At the opposite end of the skirmish, the Confederate infantry answers in kind. Touching a smoldering wick to a tiny nub of a fuse, their artillery then adds its voice to this melee, pouring several hundred pounds of lead grapeshot into the advancing Union ranks and cutting gaping holes into their now faltering line.
Taking a round of grapeshot to the face, several of these Iowan infantry men are thrown backwards and stumble. Seeing his fourteen-year-old friend take a round and fall, one of the older boys in the line hesitates and turns back his way. As he does, a Confederate musket round slams hard into his left shoulder and spins him around, knocking him backwards over his friend and dropping him into a gathering pool of his friend’s blood.
“MacIntire!” the boy shouts as he grabs his friend’s coat, pulling himself over to face him. “Joshua!” exclaims the fourteen-year-old boy as his eyes begin to glaze over. “Tell my mother, I . . .” he sputters around a mouth full of blood, as he trails off, and drifts away.
“Zeek! Ezekiel!” Joshua stammers as his head begins to spin, and the darkness slowly gathers around him . . .
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"Epiphany is an amazing sci-fi story that will hold your attention from the first page. But MORE than that, it's an amazing trip through history with a look at the 'rise and fall' pattern that has toppled great past civilizations (Bubonic Plague, the U.S. Civil War, the Fall of Rome) and how mankind (OUR mankind) continues to make those same mistakes over and over. Lee's characters - especially Josh - are beautifully created and very relateable. The story itself is compelling and one that you'll find yourself thinking about long after you finish reading it. A great book for lovers/followers of sci fi/fantasy/history/current events. I loved it! " A.M.P.
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"If you're a sci fi/fantasy lover who also likes a dose of history, Epiphany is for you! It's a great story of a young farm boy (Josh) who finds himself plagued by strange dreams. As time passes, he realizes that these are so much more than just a boy's over-active imagination. Steve Lee springboards off mankind's pattern of "rise and fall" throughout history and the events that have toppled great past societies. You'll be grabbed from the first page AND it will will have you looking at current events and noticing a similar pattern emerging today. The author is right on with the story and his observations. Terrific book. " AnnMarie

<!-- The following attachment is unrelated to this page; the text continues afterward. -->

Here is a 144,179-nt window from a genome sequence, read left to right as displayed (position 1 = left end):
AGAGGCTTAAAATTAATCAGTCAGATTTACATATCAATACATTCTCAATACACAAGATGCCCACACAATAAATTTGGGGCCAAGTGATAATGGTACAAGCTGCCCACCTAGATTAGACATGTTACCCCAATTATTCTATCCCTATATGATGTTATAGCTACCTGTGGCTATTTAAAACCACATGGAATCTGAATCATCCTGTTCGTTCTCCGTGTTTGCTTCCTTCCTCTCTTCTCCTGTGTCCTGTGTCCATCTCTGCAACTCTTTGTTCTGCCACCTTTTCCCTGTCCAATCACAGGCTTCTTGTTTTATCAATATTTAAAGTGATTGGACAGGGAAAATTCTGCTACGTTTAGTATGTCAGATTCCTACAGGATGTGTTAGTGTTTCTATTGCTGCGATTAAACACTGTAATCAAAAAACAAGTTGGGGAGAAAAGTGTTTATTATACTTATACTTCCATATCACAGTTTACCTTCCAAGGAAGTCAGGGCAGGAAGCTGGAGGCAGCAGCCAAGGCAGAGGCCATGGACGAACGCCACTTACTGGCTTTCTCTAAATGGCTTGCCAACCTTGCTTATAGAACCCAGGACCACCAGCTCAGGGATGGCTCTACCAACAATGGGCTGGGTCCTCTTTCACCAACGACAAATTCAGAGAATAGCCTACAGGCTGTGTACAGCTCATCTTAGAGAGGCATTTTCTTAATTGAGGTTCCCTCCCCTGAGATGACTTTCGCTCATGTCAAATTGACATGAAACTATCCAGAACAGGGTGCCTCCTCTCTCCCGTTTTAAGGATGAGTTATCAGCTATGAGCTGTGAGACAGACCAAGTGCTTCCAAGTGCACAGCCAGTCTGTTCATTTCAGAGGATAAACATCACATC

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"What if whenever you went to sleep you were able to see and feel the emotions of those you were visiting, whether it be the past, present of future? Would you like to see the past and find out what a real dodo bird was? Would you like to visit the future and perhaps see how humans are living—if they're living? Josh,one of the main characters, is able to do this, however he has no control over anything he sees or where/what he sees. It just happens once he goes to sleep and through these dreams he progresses from past to future. In case you need a little more information at certain key moments, look to the back of the book and you'll be filled in completely.
"Although the story is well written in an entertaining format with likable characters, I felt EPIPHANY to be geared more toward the thinkers out there. Don't get me wrong, the plot etc it's all there. To me, the main point was the questions strategically posed throughout the story. It gives the reader things to consider about the connection between morality and the decline of the USA. The professor explaining morality as it relates to history itself is given in a thought provoking manor. We are able to see the different views through both the teacher and Josh, as he considers what his teacher tells him. He doesn't get through it immediately, he takes time to consider things. The reader is given a unique, personal perspective as we view a politician as he takes in the games at the Roman Coliseum. Is it too late for us? Can we still learn from the past as Josh did? How long can we ignore things just hoping for the best before it's too late for us? These are just a few of the ideas this story will have you posing to yourself by the end." Teresa